In case I wasn't getting rejected enough on Valentine's Day, my good friends the lit journals thought they would keep my head from inflating too much and kick in their two cents about my poetry. Ironically, my love poetry for a love issue.
I was excited about this love issue, because unless there's a specific call for it, you can't really submit love poetry. There's this idea that I kind of agree with that love poetry is a bit unsophisticated and sophomoric. If I were an editor for an unthemed issue of a lit journal, I wouldn't want to be bombarded with love poems either - that's what male-driven pop music is for. But the thing is, despite the fact that most of us aren't sending out our love poems, we all still write them.
Oh, sure, we're not always proud of it, but it's universal. Even non-poets and non-writers write love poems. No lies now, I know you sat in your high school bedroom thinking about that person in your second period class or the hot young teacher or Marissa from the OC and you vomited your romantic pangs and inclinations in shitty rhyming couplets all over your journal. Or on printer paper, not everyone's fancy.
I think you could craft a decent argument that love was the impetus for poetry. I wouldn't read it, but I think you could do it. A lot of what has survived of ancient poetry is love poems, and there's still a market for them. I worked at a book store for awhile, and often, misguided people would come in and buy a thrown together compendium of love poems for their significant other titled something like "100 love poems that make men cry" or some nonsense like that. (Hint: Most people do not want to read a book that is only about one thing. I don't. And if I wanted to feel emotionally manipulated, I would just watch This is Us.)
See, I know current television as well, not just mid 2000s teen classics. I watched said modern show in my bed while eating a pizza without using a plate on Valentine's Day. Also, I got my fifth writing rejection of 2018.
Now I know that my love poetry is not particularly romantic. A lot of it is really more: "damn it, my rational head stops me from engaging in ridiculous whirlwind adventures with exciting douchebags, ahh, the glamour of the life unlived" than "ohh my love, your nearness makes me want to compare your body to landscapes and heavenly bodies pun pun pun." So I'm not Neruda or Hafez -
- and I don't mention birds and lake plants enough to be Canlit's darling. This leaves me in a bit of a precarious place when it comes to love poems for Canadian lit journals.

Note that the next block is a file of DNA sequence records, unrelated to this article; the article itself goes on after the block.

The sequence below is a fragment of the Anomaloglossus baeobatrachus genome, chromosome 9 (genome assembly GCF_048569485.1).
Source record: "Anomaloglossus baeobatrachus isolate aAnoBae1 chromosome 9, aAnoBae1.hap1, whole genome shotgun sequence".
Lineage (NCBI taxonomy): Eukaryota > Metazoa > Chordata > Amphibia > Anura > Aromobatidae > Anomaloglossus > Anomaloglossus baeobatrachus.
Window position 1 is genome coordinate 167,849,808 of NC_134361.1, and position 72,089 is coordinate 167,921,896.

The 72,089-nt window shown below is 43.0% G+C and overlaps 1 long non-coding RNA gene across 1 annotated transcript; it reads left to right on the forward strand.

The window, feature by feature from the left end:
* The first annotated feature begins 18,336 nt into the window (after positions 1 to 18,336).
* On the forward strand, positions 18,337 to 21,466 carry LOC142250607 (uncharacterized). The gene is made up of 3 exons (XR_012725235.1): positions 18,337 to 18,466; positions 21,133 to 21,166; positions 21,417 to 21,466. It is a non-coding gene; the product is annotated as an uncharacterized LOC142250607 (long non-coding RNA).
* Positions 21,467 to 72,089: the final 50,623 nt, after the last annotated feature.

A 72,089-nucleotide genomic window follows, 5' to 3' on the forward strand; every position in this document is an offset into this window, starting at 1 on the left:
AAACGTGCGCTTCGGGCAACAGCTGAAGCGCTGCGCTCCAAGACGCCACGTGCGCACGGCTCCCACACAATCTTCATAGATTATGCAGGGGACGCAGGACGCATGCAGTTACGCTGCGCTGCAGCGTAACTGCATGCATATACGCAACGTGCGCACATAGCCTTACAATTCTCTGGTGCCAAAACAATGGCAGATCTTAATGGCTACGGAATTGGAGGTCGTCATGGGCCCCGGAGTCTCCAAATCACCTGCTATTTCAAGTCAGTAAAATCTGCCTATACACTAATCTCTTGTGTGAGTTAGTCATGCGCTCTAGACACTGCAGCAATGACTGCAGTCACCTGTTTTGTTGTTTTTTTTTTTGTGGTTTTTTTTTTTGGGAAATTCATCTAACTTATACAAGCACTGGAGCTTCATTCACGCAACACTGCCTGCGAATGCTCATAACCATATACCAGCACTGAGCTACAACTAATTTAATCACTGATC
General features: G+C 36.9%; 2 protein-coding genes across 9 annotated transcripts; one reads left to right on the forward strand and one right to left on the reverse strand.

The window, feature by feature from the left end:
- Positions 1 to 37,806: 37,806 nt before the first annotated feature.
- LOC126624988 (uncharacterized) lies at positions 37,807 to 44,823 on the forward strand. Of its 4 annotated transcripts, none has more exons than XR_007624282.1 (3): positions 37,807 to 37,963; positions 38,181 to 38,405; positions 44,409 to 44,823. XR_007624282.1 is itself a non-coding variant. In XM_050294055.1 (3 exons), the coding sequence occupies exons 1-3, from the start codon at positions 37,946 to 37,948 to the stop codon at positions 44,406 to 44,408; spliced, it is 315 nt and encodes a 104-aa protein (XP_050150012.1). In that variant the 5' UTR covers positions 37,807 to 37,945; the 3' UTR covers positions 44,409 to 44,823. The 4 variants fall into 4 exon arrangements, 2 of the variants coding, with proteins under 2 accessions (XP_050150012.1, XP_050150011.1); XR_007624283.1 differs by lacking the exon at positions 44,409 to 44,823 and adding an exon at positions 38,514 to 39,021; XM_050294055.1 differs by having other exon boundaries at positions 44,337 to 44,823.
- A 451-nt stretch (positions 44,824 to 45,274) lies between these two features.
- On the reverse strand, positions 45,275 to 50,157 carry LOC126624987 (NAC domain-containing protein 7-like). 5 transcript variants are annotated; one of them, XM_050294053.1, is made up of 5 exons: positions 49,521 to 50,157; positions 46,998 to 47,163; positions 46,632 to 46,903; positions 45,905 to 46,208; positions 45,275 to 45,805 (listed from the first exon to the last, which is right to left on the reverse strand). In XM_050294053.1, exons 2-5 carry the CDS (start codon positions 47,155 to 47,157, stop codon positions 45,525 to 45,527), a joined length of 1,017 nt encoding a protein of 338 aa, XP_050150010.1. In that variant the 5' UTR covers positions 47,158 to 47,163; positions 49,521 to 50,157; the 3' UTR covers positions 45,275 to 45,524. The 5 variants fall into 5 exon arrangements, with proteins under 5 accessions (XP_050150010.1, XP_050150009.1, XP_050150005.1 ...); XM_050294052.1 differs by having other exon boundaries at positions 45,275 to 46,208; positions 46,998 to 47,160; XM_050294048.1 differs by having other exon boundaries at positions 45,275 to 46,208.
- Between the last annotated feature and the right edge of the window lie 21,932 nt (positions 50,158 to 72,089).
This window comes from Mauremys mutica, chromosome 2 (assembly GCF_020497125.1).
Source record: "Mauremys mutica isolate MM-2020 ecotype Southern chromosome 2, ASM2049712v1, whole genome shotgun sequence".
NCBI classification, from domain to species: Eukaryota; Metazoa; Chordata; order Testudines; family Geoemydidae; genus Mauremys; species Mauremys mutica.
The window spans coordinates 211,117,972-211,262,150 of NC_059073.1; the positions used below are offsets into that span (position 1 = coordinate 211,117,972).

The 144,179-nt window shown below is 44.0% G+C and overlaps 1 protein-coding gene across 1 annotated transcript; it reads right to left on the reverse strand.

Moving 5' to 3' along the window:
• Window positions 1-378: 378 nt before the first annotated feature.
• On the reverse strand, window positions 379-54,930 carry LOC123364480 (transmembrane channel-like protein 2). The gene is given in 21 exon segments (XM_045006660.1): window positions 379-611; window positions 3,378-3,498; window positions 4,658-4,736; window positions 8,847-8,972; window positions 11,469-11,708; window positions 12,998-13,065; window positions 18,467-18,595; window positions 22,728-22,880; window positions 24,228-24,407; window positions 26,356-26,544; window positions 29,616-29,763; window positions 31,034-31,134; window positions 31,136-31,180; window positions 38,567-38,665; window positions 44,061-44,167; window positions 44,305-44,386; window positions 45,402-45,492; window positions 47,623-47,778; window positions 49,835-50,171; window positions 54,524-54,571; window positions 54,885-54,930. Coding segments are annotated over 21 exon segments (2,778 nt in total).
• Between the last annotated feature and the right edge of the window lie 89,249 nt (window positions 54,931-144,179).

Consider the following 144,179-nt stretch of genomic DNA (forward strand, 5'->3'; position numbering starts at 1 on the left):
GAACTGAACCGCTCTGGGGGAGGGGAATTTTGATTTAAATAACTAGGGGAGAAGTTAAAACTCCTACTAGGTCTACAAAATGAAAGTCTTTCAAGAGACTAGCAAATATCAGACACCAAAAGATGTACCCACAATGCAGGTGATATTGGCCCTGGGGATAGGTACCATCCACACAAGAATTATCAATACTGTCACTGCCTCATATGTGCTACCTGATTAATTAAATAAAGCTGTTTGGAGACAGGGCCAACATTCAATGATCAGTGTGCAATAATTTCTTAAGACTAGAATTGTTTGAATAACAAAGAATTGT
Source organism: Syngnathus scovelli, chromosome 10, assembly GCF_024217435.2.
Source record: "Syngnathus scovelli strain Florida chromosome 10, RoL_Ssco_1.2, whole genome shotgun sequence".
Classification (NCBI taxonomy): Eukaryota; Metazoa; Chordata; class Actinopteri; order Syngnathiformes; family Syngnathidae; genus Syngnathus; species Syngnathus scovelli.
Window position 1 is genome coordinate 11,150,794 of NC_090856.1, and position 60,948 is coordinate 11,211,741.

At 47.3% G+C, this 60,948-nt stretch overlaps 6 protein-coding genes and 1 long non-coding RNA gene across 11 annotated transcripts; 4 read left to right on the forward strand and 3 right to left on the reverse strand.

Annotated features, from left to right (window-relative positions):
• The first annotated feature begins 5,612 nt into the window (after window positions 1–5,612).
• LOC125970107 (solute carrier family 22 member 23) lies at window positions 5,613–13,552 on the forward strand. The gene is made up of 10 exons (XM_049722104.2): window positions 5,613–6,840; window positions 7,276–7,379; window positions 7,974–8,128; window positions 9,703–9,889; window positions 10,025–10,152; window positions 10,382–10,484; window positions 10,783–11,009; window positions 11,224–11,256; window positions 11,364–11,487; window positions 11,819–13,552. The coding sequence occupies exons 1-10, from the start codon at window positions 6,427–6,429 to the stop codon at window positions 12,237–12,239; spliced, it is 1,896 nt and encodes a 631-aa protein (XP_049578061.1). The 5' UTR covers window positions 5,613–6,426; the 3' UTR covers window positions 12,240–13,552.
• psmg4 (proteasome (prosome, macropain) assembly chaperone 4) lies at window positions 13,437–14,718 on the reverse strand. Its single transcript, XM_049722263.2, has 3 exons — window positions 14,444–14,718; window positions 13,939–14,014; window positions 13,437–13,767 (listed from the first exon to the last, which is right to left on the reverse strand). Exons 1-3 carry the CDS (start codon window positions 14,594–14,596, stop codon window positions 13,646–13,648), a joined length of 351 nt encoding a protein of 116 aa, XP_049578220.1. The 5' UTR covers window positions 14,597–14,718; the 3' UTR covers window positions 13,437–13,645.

But I still write love poems. We all do. It's kind of a vital urge. That's why, despite not being included in it, I'm super excited for this upcoming issue. I will probably read it in one siting while eating pizza without a plate in my bath tub. I want to see what you strangers love like. And I know I talked some shit earlier about books that are only about one thing, but let's not pretend I don't love magazine theme issues. I actually adore them. Sports Illustrated taught me be into themes at a real young age and that shit stuck.
So I'm going to read the hell out of this issue, and hope there is at least one poem in there about Marissa from The OC. If there isn't I may have to write one. Who knows. It might get published on relatability alone. (Fun fact: My partner is reading this somewhere shouting SUMMER! SUMMER FROM THE OC! and I'm having a great time about it.)
[WRITING REJECTION 5/100]
Thank you for submitting your work to the LOVE issue!
We received so many wonderful submissions and appreciate your contribution. Actually, we received enough LOVE to fill the next four years of Prairie Fire!
Unfortunately, we only have space for a fraction and regret having to let you know that we can't accept your work at this time.
Thank you so much for allowing us to consider your work. We wish you all the best with your writing!
So, Happy Valentine's Day from your friend at The Losing Game. I hope you are now capitalizing on the heart-shaped discount chocolate and that you are looking after your undoubtedly gargantuan bouquets responsibly.
Until next time,
- E.B. Kirsh